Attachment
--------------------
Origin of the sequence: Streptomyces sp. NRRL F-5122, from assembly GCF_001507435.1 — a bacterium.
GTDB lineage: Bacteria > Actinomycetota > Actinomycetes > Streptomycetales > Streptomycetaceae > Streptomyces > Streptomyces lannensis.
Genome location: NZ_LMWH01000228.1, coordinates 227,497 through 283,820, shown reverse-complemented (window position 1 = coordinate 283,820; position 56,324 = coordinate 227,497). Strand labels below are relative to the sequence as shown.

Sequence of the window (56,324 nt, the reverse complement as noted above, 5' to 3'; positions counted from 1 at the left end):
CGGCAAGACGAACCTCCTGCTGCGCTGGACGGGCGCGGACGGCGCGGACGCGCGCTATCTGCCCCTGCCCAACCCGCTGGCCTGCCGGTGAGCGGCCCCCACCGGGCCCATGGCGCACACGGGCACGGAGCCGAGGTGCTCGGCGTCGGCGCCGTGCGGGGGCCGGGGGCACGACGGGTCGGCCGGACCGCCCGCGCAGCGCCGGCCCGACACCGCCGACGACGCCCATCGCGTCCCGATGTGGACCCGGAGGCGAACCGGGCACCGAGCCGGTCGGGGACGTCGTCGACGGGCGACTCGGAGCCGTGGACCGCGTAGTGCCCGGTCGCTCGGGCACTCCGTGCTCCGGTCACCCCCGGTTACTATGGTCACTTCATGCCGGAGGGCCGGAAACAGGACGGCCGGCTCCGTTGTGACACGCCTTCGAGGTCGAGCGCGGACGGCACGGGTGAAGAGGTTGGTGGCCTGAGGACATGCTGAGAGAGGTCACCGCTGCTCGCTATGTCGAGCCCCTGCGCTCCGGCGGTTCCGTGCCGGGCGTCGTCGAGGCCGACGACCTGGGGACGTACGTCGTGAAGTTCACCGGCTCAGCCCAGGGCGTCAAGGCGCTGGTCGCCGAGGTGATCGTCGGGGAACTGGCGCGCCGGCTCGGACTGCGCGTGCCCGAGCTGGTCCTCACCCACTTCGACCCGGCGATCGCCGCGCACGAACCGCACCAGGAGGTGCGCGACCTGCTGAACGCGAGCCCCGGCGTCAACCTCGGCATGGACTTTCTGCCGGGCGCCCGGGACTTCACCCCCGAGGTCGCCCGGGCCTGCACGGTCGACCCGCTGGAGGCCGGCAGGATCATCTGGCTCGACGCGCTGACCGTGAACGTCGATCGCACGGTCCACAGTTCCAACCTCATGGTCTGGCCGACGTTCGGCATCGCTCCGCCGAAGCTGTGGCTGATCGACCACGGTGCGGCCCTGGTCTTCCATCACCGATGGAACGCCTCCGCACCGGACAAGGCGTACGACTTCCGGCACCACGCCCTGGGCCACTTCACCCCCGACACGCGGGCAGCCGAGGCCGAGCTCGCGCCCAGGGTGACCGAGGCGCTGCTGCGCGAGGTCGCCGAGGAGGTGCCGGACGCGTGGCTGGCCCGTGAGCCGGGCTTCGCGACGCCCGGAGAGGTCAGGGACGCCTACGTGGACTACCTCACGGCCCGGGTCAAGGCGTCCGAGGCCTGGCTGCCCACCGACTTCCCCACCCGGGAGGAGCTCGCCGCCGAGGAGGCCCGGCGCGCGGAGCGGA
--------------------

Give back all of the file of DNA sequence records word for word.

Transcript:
Origin of the sequence: Streptomyces sp. NRRL F-5122, from assembly GCF_001507435.1 — a bacterium.
GTDB lineage: Bacteria > Actinomycetota > Actinomycetes > Streptomycetales > Streptomycetaceae > Streptomyces > Streptomyces lannensis.
Genome location: NZ_LMWH01000228.1, coordinates 227,497 through 283,820, shown reverse-complemented (window position 1 = coordinate 283,820; position 56,324 = coordinate 227,497). Strand labels below are relative to the sequence as shown.

Sequence of the window (56,324 nt, the reverse complement as noted above, 5' to 3'; positions counted from 1 at the left end):
CGGCAAGACGAACCTCCTGCTGCGCTGGACGGGCGCGGACGGCGCGGACGCGCGCTATCTGCCCCTGCCCAACCCGCTGGCCTGCCGGTGAGCGGCCCCCACCGGGCCCATGGCGCACACGGGCACGGAGCCGAGGTGCTCGGCGTCGGCGCCGTGCGGGGGCCGGGGGCACGACGGGTCGGCCGGACCGCCCGCGCAGCGCCGGCCCGACACCGCCGACGACGCCCATCGCGTCCCGATGTGGACCCGGAGGCGAACCGGGCACCGAGCCGGTCGGGGACGTCGTCGACGGGCGACTCGGAGCCGTGGACCGCGTAGTGCCCGGTCGCTCGGGCACTCCGTGCTCCGGTCACCCCCGGTTACTATGGTCACTTCATGCCGGAGGGCCGGAAACAGGACGGCCGGCTCCGTTGTGACACGCCTTCGAGGTCGAGCGCGGACGGCACGGGTGAAGAGGTTGGTGGCCTGAGGACATGCTGAGAGAGGTCACCGCTGCTCGCTATGTCGAGCCCCTGCGCTCCGGCGGTTCCGTGCCGGGCGTCGTCGAGGCCGACGACCTGGGGACGTACGTCGTGAAGTTCACCGGCTCAGCCCAGGGCGTCAAGGCGCTGGTCGCCGAGGTGATCGTCGGGGAACTGGCGCGCCGGCTCGGACTGCGCGTGCCCGAGCTGGTCCTCACCCACTTCGACCCGGCGATCGCCGCGCACGAACCGCACCAGGAGGTGCGCGACCTGCTGAACGCGAGCCCCGGCGTCAACCTCGGCATGGACTTTCTGCCGGGCGCCCGGGACTTCACCCCCGAGGTCGCCCGGGCCTGCACGGTCGACCCGCTGGAGGCCGGCAGGATCATCTGGCTCGACGCGCTGACCGTGAACGTCGATCGCACGGTCCACAGTTCCAACCTCATGGTCTGGCCGACGTTCGGCATCGCTCCGCCGAAGCTGTGGCTGATCGACCACGGTGCGGCCCTGGTCTTCCATCACCGATGGAACGCCTCCGCACCGGACAAGGCGTACGACTTCCGGCACCACGCCCTGGGCCACTTCACCCCCGACACGCGGGCAGCCGAGGCCGAGCTCGCGCCCAGGGTGACCGAGGCGCTGCTGCGCGAGGTCGCCGAGGAGGTGCCGGACGCGTGGCTGGCCCGTGAGCCGGGCTTCGCGACGCCCGGAGAGGTCAGGGACGCCTACGTGGACTACCTCACGGCCCGGGTCAAGGCGTCCGAGGCCTGGCTGCCCACCGACTTCCCCACCCGGGAGGAGCTCGCCGCCGAGGAGGCCCGGCGCGCGGAGCGGA